Even though it was an 11½-point underdog for its Southeastern Conference opener at Vanderbilt on Saturday night, things couldn’t have turned out any better for the LSU basketball team.

After sputtering at times during a 7-5 start, the Tigers needed a shot of confidence for the early part of a tough SEC schedule as well as a matchup with undefeated Oklahoma later this month in the SEC-Big 12 Challenge.

LSU got what it needed with a complete performance on both ends of the floor en route to a 90-82 road win against Vanderbilt, the preseason pick to finish second in the SEC race, in Memorial Gymnasium.

Indeed, the confidence boost in a tough venue couldn’t have come at a better time considering LSU (8-5, 1-0 SEC) now gets to go against league favorite Kentucky (11-2, 1-0) at 8 p.m. Tuesday before a sellout crowd in the Pete Maravich Assembly Center.

“It gave our guys a great deal of confidence the way they were able to play in a tough environment there,” LSU coach Johnny Jones said Monday. “We did a great job executing offensively and defensively against a team noted for its abilities offensively in terms of making plays and what they do defensively.”

LSU can only hope that newfound confidence carries over against No. 9 Kentucky, which opened SEC play with a 83-61 bashing of Ole Miss on Saturday.

“We all knew it was kind of like our first really big win, and it was probably the highest confidence we’ve had since the beginning of the year,” said LSU guard Keith Hornsby, who had 23 points in the win over Vanderbilt.

“Being in that locker room, with all the happy looks we had on our faces, it was a great feeling we really hadn’t had in a while,” he said. “Obviously, that helps coming into a Goliath of a game.”

The Tigers turned in a solid defensive effort in the first half in holding the Commodores to 36.0 percent shooting. LSU trailed by just one point before the offense took over and outscored Vanderbilt 56-47 in the second half.

The Tigers know it can’t end there.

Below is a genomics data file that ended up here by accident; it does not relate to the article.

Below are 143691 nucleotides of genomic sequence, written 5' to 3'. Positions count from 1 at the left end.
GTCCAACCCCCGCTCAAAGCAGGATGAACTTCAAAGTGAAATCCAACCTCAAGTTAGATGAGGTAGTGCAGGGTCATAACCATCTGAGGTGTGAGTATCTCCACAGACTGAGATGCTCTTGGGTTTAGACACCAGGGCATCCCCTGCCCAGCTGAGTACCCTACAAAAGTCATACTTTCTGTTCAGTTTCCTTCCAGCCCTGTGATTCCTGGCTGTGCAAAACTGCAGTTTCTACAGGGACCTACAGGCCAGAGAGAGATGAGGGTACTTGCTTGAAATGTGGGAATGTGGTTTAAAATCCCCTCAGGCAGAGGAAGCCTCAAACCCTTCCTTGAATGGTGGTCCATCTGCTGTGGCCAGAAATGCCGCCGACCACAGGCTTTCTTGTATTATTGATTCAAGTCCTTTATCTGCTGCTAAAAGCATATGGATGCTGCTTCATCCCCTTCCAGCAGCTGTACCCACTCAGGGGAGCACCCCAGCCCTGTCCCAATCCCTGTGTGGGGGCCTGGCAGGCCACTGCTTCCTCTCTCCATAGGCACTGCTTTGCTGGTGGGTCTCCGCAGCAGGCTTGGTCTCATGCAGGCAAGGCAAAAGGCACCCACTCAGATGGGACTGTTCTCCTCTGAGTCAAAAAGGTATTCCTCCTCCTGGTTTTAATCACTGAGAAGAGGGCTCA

“I think that’s the level we have to hold ourselves at,” LSU forward Ben Simmons said of carrying it over to another big challenge. “It’s really how we should be playing at every game no matter what.”

LSU will certainly need a similar effort against Kentucky, especially when it comes to their perimeter defense.

The Wildcats are led by three-guard lineup that includes sophomore Tyler Ulis, one of the few holdovers from their 38-1 team of a year ago, and freshmen standouts Jamal Murray and Isaiah Briscoe.

Ulis, who had 20 points and 10 assists in the win over Ole Miss, averages 13.4 points and 5.9 assists a game, while Murray averages a team-high 16.8 points a game. Briscoe comes in scoring 11.0 points per game.

LSU point guard Tim Quarterman, who was one of the ringleaders of the defensive effort at Vanderbilt, said the Tigers have to continue their recent play on that end of the floor.

After giving up back-to-back 100-point games to North Florida and Houston in early December, the latter a 105-98 overtime setback, the Tigers have allowed just 68.8 points per game in their past five outings.

But he said there has to be a continued emphasis against Kentucky.

“They’re an up-and-down the floor team, a good transition team,” Quarterman said. “Murray likes to knock down shots, Briscoe drives the ball, and Ulis does a lot of different things for them. We just have to go out there on the perimeter, take it as a challenge and step up on the defensive end.”

Quarterman said trying to keep Ulis, a 5-foot-9 point guard, from getting off to a good start will be a big key to LSU’s success early.

While that could mean 6-4 guard Antonio Blakeney early, the job could eventually fall to 6-1 guards Josh Gray and Jalyn Patterson to try to make him uncomfortable.

“We’ll have to use our length on him,” Quarterman said. “”We’ve got to try and make sure he doesn’t get started early, because he’s the engine to the team. … He makes them go. We have to use our length so he can’t see over the top of us and just be big on him.”

Follow Sheldon Mickles on Twitter @MicklesAdvocate.